The Cyber Security and Data Protection Bill, which is government’s response to global technological upheavals, has been described as gravely flawed and an illustration of the Zanu PF administration’s insincerity in protecting fundamental rights.
The Bill has gone through public hearings, but is yet to be debated in Parliament.
Legal experts say it is a deeply flawed and defective piece of legislation widely seen as a political instrument by the ruling Zanu PF government to persecute dissenting voices.
Among other contentious provisions of the law is its failure to guarantee the protection of whistleblowers, which pales in comparison to efforts in neighbouring South Africa in the protection of the same.
This is despite Zimbabwe being among countries where corruption is entrenched and institutionalised.
The government has, through the Home Affairs ministry, desperately tried to market the narrative that the Bill seeks to protect citizens from cyber bullying, when in fact they are under attack from the same government that is supposed to be the custodians of the people.
Chris Mhike, a lawyer, who specialises in media and human rights law, said there was a sinister agenda behind the Bill.
“The pervasive nature of computers, information communication technology, and other internet-based modes of communication in the modern world make the promulgation of cyber security laws imperative,” he said.
“Regrettably though, Zimbabwe’s Cyber Security and Data Protection Bill is gravely flawed, in numerous ways. The shortcomings of that proposed law generally boil down to the government’s lack of sincerity as far as the protection of fundamental rights is concerned.”
The lawyer said the conduct of the State towards citizens in general and journalists in particular betrayed a sinister agenda behind the Bill.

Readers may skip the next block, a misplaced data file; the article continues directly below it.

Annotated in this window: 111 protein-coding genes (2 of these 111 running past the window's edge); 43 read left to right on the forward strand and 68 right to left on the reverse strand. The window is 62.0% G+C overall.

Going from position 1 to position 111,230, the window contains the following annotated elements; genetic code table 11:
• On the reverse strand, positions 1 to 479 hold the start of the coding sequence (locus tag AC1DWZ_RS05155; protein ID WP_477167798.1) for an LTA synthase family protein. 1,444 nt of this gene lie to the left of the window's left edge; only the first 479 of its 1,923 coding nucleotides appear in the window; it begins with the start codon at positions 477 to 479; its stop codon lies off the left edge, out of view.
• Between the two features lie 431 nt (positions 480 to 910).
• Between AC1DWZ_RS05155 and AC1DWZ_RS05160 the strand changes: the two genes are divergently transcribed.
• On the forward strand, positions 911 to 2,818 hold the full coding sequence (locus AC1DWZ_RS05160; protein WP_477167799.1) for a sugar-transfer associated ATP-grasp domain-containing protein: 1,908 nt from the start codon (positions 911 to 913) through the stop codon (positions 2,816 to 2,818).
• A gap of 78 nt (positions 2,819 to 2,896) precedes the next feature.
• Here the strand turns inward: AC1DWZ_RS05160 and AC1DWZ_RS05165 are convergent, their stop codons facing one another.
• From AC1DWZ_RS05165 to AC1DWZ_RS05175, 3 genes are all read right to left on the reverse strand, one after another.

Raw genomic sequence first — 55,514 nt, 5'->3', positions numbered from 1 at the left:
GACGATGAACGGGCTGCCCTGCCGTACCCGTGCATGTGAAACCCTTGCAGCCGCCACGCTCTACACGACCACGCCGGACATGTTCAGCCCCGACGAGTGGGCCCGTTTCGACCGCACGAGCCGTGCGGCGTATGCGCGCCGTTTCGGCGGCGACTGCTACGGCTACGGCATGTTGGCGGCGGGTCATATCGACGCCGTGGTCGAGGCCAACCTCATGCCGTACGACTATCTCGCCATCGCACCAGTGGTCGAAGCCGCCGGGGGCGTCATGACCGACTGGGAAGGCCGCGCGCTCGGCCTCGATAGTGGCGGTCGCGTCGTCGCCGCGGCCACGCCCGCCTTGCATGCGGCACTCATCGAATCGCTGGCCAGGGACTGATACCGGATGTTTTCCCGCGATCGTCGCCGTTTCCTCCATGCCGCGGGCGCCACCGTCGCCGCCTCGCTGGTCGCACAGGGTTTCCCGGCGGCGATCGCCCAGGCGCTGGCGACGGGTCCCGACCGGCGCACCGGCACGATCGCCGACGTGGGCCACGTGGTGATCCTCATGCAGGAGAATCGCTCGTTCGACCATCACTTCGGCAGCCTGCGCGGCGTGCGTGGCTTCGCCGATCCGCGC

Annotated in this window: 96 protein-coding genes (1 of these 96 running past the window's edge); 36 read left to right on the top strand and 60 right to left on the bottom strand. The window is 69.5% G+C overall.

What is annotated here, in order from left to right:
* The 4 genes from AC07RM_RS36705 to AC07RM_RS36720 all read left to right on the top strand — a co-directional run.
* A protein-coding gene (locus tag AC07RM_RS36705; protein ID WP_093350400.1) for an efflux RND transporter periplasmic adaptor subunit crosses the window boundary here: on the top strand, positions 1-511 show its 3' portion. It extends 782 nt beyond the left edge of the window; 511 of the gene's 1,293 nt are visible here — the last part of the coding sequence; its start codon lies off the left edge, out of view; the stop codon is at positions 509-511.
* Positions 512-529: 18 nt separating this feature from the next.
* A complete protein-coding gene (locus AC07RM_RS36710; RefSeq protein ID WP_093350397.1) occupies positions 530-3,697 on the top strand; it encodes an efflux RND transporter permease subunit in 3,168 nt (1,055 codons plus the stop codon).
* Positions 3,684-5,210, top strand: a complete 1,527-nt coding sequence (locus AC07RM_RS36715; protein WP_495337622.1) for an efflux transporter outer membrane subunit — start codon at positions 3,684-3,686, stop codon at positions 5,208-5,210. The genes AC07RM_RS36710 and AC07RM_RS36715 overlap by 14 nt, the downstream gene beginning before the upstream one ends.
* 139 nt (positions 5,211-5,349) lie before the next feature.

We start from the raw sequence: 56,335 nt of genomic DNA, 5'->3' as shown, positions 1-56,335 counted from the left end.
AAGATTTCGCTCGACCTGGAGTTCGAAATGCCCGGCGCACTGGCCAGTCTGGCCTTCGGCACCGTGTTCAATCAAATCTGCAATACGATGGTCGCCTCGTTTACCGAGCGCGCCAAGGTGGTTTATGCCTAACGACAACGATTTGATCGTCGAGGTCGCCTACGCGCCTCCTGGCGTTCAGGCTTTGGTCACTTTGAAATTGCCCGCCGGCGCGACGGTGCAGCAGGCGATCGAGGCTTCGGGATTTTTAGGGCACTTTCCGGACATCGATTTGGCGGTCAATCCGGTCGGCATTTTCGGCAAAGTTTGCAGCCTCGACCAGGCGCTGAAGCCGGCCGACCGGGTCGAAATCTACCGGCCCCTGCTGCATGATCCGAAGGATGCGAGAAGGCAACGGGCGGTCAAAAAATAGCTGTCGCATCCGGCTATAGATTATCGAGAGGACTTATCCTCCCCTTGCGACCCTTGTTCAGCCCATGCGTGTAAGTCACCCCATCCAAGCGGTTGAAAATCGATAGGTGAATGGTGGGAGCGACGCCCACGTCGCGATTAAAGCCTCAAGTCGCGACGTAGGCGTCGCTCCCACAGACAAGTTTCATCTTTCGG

He said the harassment and brutality opposition politicians and journalists had been subjected to demonstrated the government was more concerned with power retention at the expense of civil liberties.
“Although the Bill states, in its memorandum, that it is designed ‘to consolidate cyber-related offences and provide for data protection with due regard to the Declaration of Rights under the Constitution and the public and national interests,’ in reality the contents of that draft law, and the conduct of the State towards citizens in general and journalists in particular in recent days, betray a sinister motive behind the introduction of the Bill,” Mhike said.
“From the various deficits of the Bill vis-à-vis the Bill of Rights, as read with the brutality with which opposition politicians and journalists have been treated lately, the State appears to be more concerned about power retention, at the expense of civil liberties. The public, whose rights-related interests are poorly protected in the Bill, has been short-changed. Freedom of expression is the most prominent casualty of the Bill, and of the State’s lamentable recent repressive conduct.”
Mhike said the arrest and persecution of journalist Hopewell Chin’ono on charges of promoting public violence ahead of the July 31 protests against corruption in government, signalled the degeneration of political and human rights situation in the country.
“The arrest of Hopewell and his continued detention over allegations that are under normal circumstances light enough to warrant free bail, is a distinct illustration of the degeneration of the political and human rights situation in this country, from the deplorable levels of the (late former leader Robert) Mugabe-era, to an even more fiendish scale during this so-called second republic,” he said.
“Journalism is not a crime, and free expression by any citizen is an enshrined right. The persecution of critical journalists in this difficult season of the nation’s history, coupled with the tabling of highly defective legislation such as the Cyber Security and Data Protection Bill are harbingers to the nation’s further descent into murky waters.”
Human rights lawyer Beatrice Mtetwa said the Bill sought to take away more of the citizens rights under the guise of State security.
“Obviously, this Bill is meant to take away more of our rights under the guise of State security. The same way they are doing with COVID-19 lockdown regulations,” she said.
Opposition party Transform Zimbabwe leader Jacob Ngarivhume was also arrested last week for organising the July 31 demonstrations and was remanded in custody to August 14.